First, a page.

The research project RIDDLES investigates intersectional dynamics in engineering and scientific expert organizations.  Expert organizations are characterized by a high degree of decentralization and autonomy of the experts. Especially in engineering and science, the belief in meritocracy is an essential criterion: success comes to those who perform well. At the same time, engineering and, for the most part, scientific organizations are strongly male-dominated.

In addition to gender, however, other social categories such as nationality, age, physical (dis)integrity or language also play a role. This simultaneous effect of several social categories is also called intersectionality. Intersectionality is considered a new paradigm in gender research. The essential criterion here is that the diversity within a group of people is perceived and taken into account in the research process. In this way, social reality can be grasped more realistically. At the same time, it is true that intersectionality cannot be captured one-dimensionally, i.e. several social levels should be taken into account.

This multidimensionality of intersectionality is not easy to grasp methodologically. Therefore, the further development of intersectional methodology and methodological repertoires is part of RIDDLES.  Thus, the aim of RIDDLES is on the one hand to show ways to capture intersectional phenomena in their complexity, and on the other hand to make visible the impact of intersectional dynamics in engineering and scientific expert organizations.  The results will be made available to the participating organizations and can thus stimulate an examination of unconscious, potentially discriminatory practices.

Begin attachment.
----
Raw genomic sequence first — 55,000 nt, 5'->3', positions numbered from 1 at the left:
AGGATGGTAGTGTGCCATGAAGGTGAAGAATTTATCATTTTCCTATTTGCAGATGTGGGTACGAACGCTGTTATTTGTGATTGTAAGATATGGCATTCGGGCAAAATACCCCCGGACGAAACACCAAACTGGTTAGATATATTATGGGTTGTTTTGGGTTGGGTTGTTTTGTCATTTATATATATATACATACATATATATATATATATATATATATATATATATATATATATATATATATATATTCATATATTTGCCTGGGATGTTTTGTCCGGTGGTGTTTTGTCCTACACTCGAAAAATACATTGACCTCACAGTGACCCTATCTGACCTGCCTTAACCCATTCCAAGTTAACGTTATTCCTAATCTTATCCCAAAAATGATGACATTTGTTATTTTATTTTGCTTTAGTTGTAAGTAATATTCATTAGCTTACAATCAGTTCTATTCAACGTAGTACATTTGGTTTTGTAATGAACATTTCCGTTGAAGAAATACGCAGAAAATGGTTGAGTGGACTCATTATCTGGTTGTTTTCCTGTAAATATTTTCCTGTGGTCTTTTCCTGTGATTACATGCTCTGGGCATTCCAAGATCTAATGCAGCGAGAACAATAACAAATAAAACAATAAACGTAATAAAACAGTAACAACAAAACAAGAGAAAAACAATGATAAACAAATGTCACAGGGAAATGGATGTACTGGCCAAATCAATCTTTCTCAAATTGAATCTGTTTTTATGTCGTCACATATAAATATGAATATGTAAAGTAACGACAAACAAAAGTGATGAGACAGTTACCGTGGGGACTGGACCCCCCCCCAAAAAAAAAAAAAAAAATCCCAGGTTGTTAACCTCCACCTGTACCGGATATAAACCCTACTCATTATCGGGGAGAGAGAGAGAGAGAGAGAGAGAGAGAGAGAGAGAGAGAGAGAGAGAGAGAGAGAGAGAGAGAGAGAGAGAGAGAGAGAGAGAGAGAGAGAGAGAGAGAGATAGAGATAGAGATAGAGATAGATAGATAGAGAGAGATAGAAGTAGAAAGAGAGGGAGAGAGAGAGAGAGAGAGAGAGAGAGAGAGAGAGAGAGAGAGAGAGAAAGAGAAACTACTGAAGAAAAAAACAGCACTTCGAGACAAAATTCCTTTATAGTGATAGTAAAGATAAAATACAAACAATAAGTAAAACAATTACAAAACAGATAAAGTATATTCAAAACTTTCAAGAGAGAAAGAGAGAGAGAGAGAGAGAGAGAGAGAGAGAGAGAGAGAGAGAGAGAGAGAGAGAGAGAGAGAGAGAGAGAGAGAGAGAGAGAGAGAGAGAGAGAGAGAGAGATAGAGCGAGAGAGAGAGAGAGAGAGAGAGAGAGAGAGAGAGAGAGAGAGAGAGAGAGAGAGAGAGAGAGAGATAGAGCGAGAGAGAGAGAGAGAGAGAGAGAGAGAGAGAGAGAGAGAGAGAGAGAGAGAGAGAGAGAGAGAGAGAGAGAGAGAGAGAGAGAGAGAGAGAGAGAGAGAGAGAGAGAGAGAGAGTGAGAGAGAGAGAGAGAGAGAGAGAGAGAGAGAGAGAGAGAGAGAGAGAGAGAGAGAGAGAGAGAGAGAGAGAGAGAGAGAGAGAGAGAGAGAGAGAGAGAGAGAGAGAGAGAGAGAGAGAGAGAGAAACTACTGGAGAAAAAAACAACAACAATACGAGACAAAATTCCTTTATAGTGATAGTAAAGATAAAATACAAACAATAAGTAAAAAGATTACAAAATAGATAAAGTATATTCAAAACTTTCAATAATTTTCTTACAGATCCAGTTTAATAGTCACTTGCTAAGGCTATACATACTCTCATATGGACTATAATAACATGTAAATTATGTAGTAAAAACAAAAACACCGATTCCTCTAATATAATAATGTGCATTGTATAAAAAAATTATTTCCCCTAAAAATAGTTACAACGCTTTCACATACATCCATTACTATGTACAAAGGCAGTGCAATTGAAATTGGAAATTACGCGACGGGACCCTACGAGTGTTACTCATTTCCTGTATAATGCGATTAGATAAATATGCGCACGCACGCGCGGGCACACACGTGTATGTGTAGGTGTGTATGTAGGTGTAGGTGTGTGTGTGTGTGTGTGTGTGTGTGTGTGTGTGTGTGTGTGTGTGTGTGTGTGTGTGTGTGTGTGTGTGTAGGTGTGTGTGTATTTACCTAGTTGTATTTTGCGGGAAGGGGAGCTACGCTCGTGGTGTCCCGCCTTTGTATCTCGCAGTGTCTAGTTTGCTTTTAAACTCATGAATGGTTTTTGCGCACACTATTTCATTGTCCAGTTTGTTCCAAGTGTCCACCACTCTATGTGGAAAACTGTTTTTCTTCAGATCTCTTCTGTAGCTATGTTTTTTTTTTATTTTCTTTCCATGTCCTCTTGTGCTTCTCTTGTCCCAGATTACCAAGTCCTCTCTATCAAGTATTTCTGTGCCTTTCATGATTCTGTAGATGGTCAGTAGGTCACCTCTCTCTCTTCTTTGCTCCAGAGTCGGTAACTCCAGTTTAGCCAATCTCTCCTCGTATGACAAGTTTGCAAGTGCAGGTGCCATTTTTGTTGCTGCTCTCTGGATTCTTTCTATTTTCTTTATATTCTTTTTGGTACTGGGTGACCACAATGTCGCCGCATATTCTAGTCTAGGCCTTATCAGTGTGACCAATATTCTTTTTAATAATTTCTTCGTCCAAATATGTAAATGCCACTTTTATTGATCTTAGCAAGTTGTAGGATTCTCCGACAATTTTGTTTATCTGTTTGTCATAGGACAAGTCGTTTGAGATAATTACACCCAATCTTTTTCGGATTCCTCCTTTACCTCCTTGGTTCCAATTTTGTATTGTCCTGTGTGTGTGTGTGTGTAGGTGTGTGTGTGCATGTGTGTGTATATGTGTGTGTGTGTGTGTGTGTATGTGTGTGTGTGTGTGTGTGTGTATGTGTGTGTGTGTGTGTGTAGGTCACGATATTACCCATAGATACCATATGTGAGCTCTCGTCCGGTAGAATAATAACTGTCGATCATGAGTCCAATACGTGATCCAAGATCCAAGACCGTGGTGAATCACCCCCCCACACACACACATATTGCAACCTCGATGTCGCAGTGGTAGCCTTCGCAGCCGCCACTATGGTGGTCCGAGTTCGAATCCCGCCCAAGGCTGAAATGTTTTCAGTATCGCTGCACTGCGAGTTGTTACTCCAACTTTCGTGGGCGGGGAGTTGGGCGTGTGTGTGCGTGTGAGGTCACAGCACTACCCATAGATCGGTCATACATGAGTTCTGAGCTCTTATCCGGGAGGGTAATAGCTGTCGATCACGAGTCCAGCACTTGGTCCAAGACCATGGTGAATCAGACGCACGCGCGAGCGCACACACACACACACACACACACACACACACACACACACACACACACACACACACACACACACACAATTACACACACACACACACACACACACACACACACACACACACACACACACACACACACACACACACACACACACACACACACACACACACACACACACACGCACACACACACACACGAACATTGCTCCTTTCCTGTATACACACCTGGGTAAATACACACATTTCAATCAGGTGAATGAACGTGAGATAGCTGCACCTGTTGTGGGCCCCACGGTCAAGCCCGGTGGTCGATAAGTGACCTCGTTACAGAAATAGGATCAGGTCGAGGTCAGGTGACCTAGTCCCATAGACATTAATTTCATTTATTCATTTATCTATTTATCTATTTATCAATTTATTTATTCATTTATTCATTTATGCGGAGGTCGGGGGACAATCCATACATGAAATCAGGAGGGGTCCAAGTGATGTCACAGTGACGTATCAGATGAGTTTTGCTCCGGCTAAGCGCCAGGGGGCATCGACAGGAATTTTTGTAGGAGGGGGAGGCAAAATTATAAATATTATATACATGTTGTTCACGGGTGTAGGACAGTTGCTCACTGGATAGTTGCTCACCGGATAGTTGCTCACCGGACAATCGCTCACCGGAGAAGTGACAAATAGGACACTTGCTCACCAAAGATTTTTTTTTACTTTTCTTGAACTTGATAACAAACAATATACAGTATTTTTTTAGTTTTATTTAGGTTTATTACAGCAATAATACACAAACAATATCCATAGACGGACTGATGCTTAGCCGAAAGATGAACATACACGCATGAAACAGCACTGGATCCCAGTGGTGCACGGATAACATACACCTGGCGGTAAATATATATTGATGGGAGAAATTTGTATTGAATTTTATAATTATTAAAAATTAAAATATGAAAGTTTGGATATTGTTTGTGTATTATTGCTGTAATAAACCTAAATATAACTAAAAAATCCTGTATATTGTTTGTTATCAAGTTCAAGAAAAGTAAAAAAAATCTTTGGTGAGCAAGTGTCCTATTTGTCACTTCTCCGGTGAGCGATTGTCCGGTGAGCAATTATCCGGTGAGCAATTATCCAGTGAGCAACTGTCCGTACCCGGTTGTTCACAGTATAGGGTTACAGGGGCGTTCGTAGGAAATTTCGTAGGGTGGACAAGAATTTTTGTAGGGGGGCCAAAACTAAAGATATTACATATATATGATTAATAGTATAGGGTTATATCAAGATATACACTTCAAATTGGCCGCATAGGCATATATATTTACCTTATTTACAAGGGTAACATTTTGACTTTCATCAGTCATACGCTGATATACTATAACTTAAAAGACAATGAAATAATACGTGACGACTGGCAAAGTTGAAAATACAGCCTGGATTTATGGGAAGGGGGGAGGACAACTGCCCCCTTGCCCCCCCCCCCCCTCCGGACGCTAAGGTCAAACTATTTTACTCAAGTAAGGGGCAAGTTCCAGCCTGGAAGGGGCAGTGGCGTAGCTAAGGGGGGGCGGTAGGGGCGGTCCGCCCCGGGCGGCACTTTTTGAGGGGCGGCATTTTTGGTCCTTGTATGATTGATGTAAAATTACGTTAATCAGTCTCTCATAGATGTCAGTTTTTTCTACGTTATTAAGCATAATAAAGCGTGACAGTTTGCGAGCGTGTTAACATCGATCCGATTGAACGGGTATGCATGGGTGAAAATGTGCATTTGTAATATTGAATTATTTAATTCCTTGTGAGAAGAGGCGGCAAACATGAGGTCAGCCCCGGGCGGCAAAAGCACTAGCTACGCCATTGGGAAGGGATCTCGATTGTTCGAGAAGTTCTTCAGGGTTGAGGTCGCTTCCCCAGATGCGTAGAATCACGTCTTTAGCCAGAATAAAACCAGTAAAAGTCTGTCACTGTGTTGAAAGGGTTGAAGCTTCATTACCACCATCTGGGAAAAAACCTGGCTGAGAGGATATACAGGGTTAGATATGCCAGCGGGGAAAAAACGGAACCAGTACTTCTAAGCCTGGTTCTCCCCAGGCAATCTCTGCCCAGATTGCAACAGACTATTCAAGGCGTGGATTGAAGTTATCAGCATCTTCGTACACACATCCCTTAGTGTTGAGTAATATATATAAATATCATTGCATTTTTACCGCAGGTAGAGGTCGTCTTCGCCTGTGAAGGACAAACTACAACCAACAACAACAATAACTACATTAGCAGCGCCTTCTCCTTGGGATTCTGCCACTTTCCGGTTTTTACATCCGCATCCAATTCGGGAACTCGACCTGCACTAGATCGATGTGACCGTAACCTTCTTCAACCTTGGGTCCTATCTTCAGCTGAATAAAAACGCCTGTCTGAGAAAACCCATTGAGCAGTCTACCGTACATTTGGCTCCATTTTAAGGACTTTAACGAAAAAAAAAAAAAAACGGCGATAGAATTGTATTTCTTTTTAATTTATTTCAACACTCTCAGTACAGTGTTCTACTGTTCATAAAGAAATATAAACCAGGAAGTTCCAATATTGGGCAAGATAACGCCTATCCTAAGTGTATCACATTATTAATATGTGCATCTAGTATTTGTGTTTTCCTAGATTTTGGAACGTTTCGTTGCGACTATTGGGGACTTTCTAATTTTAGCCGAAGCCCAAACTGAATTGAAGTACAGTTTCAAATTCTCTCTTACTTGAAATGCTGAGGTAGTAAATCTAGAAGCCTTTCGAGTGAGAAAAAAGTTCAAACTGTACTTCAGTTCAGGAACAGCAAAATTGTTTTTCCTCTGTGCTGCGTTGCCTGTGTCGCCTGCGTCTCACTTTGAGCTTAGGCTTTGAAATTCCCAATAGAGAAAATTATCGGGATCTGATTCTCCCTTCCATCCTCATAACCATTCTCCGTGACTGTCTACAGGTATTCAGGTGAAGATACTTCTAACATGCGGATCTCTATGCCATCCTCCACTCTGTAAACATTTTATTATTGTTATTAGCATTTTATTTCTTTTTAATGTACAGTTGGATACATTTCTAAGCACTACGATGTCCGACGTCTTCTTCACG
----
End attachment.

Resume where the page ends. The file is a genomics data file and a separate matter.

Dissertation: Mag. Elisabeth Anna Günther: The Ideal Student. An Intersectional Analysis of Student Success and Dropout at the TU Wien.

Subproject: Career entry barriers for female TU graduates.
Diploma thesis: Gülhan Akbulut, BSc: Experiences of TU female students during their studies (PDF), opens a file in a new window (Tender text, completed 2015)